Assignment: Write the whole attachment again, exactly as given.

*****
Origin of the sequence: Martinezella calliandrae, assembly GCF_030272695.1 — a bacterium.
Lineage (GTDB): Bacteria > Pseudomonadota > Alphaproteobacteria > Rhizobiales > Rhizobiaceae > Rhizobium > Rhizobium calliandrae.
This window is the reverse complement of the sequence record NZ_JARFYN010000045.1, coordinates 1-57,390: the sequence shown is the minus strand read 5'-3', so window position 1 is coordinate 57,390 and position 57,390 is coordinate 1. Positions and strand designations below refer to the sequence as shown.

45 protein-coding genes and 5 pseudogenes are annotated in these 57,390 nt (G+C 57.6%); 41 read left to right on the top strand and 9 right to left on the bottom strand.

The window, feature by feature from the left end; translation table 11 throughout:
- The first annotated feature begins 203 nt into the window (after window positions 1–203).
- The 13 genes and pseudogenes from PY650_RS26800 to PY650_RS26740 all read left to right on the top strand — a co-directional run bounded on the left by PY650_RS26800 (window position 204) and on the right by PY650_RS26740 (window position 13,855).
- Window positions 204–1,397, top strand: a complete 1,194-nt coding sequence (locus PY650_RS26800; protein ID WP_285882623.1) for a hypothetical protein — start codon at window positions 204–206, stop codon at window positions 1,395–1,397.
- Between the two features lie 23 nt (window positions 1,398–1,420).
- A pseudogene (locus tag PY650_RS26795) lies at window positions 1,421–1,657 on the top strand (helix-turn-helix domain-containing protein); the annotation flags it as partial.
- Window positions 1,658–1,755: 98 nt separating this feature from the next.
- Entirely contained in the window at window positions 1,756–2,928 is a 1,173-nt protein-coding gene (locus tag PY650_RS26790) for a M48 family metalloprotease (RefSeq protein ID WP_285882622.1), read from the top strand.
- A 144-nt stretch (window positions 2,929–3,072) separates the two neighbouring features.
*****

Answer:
Origin of the sequence: Martinezella calliandrae, assembly GCF_030272695.1 — a bacterium.
Lineage (GTDB): Bacteria > Pseudomonadota > Alphaproteobacteria > Rhizobiales > Rhizobiaceae > Rhizobium > Rhizobium calliandrae.
This window is the reverse complement of the sequence record NZ_JARFYN010000045.1, coordinates 1-57,390: the sequence shown is the minus strand read 5'-3', so window position 1 is coordinate 57,390 and position 57,390 is coordinate 1. Positions and strand designations below refer to the sequence as shown.

45 protein-coding genes and 5 pseudogenes are annotated in these 57,390 nt (G+C 57.6%); 41 read left to right on the top strand and 9 right to left on the bottom strand.

The window, feature by feature from the left end; translation table 11 throughout:
- The first annotated feature begins 203 nt into the window (after window positions 1–203).
- The 13 genes and pseudogenes from PY650_RS26800 to PY650_RS26740 all read left to right on the top strand — a co-directional run bounded on the left by PY650_RS26800 (window position 204) and on the right by PY650_RS26740 (window position 13,855).
- Window positions 204–1,397, top strand: a complete 1,194-nt coding sequence (locus PY650_RS26800; protein ID WP_285882623.1) for a hypothetical protein — start codon at window positions 204–206, stop codon at window positions 1,395–1,397.
- Between the two features lie 23 nt (window positions 1,398–1,420).
- A pseudogene (locus tag PY650_RS26795) lies at window positions 1,421–1,657 on the top strand (helix-turn-helix domain-containing protein); the annotation flags it as partial.
- Window positions 1,658–1,755: 98 nt separating this feature from the next.
- Entirely contained in the window at window positions 1,756–2,928 is a 1,173-nt protein-coding gene (locus tag PY650_RS26790) for a M48 family metalloprotease (RefSeq protein ID WP_285882622.1), read from the top strand.
- A 144-nt stretch (window positions 2,929–3,072) separates the two neighbouring features.